If North Korea Attacks, Trump Has at Least One Ally

Just hours after a key ally expressed its commitment to backing the U.S. in a potential confrontation with North Korea, President Donald Trump on Friday renewed and ramped up threats against the rogue nation, tweeting that military solutions are “locked and loaded should North Korea act unwisely.”

Earlier, Australian Prime Minister Malcolm Turnbull said his country would aid America, should North Korea follow through on its threat to launch a missile strike against the U.S. territory of Guam. Following a conversation with Vice President Mike Pence and ahead of a national security briefing, Turnbull’s office released a statement on Friday clarifying Australia’s position on the situation on the Korean Peninsula.

Turnbull welcomed the new round of sanctions on North Korea, approved unanimously by the U.N. Security Council, and expressed commitment to U.S. efforts to bring “the North Korean regime to its sense through diplomatic and economic means.”

The prime minister also mentioned that Australia is ready to support the U.S. in a possible military confrontation, referring to the Australia, New Zealand and United States, or ANZUS, collective security agreement.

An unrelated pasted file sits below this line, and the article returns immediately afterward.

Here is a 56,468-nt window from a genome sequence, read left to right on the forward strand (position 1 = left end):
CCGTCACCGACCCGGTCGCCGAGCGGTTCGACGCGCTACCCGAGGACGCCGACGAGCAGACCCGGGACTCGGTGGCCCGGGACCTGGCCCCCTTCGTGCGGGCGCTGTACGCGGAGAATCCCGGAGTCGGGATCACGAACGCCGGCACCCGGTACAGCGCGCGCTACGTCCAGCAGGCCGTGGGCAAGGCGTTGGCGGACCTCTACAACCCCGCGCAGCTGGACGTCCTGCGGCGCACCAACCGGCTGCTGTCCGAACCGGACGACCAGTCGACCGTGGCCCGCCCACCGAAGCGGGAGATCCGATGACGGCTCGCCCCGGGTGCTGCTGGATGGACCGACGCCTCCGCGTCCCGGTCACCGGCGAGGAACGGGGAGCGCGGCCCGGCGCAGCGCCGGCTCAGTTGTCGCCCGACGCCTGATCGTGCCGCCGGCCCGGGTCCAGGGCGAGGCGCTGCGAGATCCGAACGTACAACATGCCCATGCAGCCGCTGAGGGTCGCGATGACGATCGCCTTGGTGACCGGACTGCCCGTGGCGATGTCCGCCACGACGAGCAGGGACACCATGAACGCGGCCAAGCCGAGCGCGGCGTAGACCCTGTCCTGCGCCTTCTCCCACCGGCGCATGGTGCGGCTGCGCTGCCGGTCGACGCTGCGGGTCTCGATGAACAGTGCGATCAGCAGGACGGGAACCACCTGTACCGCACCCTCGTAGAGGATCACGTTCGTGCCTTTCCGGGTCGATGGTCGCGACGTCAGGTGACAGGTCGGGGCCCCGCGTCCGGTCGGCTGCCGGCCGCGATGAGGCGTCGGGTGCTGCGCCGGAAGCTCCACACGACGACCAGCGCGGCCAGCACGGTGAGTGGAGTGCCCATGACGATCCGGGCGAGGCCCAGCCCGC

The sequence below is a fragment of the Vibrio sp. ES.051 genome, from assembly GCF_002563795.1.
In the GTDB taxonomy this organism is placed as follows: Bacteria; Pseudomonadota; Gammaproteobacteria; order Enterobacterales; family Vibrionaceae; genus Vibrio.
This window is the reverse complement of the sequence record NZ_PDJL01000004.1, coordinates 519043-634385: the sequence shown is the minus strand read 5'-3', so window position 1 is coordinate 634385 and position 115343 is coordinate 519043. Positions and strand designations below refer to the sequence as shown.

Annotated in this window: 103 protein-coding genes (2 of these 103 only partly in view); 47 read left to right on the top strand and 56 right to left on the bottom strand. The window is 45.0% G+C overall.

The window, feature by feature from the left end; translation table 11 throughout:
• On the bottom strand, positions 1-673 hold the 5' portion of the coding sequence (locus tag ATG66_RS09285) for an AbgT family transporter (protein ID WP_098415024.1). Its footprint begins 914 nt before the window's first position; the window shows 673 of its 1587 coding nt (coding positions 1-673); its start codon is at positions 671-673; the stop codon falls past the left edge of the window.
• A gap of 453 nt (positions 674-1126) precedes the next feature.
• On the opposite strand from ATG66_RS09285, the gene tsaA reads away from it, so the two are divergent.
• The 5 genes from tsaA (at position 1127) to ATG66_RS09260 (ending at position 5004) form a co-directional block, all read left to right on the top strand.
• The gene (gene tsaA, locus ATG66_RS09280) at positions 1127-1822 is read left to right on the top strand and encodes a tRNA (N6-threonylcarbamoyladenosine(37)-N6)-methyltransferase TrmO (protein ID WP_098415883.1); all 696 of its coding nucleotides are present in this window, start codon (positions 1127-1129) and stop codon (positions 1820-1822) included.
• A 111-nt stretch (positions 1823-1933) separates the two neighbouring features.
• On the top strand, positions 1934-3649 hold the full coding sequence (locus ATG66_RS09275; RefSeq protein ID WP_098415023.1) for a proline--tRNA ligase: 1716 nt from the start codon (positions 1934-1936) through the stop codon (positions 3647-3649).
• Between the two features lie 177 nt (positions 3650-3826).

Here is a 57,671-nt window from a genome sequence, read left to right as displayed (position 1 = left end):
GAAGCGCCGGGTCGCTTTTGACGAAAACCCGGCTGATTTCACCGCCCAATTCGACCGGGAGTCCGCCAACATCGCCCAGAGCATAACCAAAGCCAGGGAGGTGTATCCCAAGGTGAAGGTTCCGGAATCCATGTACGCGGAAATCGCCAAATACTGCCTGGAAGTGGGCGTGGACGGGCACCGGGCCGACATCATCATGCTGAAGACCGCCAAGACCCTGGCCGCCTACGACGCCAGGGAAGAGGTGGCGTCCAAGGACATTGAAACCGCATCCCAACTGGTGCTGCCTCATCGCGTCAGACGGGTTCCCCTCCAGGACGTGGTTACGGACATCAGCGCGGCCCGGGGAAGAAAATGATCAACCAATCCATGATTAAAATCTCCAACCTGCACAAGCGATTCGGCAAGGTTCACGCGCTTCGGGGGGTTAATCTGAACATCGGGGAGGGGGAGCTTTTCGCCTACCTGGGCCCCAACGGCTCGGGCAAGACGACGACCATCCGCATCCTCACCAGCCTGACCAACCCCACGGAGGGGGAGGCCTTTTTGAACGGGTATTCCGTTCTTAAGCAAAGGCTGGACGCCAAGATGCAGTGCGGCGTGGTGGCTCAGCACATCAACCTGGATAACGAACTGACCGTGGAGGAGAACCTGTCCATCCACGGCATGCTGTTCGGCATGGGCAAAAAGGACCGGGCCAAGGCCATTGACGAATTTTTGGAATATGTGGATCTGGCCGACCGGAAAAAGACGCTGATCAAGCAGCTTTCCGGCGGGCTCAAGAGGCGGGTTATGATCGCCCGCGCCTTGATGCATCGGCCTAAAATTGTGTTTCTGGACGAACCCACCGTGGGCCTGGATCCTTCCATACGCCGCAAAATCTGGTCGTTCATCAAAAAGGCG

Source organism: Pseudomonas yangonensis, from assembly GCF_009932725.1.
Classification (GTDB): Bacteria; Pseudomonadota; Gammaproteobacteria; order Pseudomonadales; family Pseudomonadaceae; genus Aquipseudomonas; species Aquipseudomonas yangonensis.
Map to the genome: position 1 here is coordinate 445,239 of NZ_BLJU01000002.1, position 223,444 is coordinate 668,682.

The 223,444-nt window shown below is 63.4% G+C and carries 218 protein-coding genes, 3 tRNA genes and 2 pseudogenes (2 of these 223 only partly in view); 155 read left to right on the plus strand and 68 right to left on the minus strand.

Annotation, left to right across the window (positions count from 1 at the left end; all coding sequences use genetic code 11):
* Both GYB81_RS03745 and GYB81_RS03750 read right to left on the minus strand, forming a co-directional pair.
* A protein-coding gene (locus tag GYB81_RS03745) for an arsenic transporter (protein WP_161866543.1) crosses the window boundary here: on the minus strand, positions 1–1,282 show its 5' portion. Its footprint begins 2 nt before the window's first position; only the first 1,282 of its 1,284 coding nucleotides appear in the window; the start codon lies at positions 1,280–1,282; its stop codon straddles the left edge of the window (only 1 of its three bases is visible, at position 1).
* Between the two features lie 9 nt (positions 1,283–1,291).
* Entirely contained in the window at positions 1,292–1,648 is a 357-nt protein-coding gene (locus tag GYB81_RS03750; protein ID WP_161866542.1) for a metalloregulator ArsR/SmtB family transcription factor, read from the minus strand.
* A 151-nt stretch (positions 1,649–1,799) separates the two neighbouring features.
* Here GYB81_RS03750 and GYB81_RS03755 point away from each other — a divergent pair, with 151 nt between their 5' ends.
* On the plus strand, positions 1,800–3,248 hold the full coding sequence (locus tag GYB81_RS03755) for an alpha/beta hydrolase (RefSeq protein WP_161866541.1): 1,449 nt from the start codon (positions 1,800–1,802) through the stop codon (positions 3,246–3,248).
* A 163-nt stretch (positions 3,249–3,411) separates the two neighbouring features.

“We stand shoulder-to-shoulder with the United States. The ANZUS Treaty means that if America is attacked, we will come to their aid. If Australia is attacked, the Americans will come to our aid. We are joined at the hip,” he said. “The American alliance is the bedrock of our national security.”

President Donald Trump meets with Australia’s Prime Minister Malcolm Turnbull at the Intrepid Sea, Air & Space Museum in New York on May 4. Turnbull committed Australia to come to America’s “aid,” should North Korea attack. Jonathan Ernst/Reuters

Signed in 1951 by Australia, New Zealand and the U.S., the treaty binds the parties to consult in relation to any perceived threats, and to act to meet common dangers.

New Zealand decided it no longer wanted to be subject to the deal’s obligations when it declared itself a nuclear-free zone in 1984, and while the treaty hasn’t been formally abrogated, the U.S. no longer maintains a security relationship with that country. While this would mean that the original agreement among the three nations no longer works in practice, the treaty was invoked for the first time in the aftermath of the 9/11 attacks in 2001.

Turnbull’s comments on the military alliance set the hastag #Anzus trending on Twitter, as Australians began commenting…

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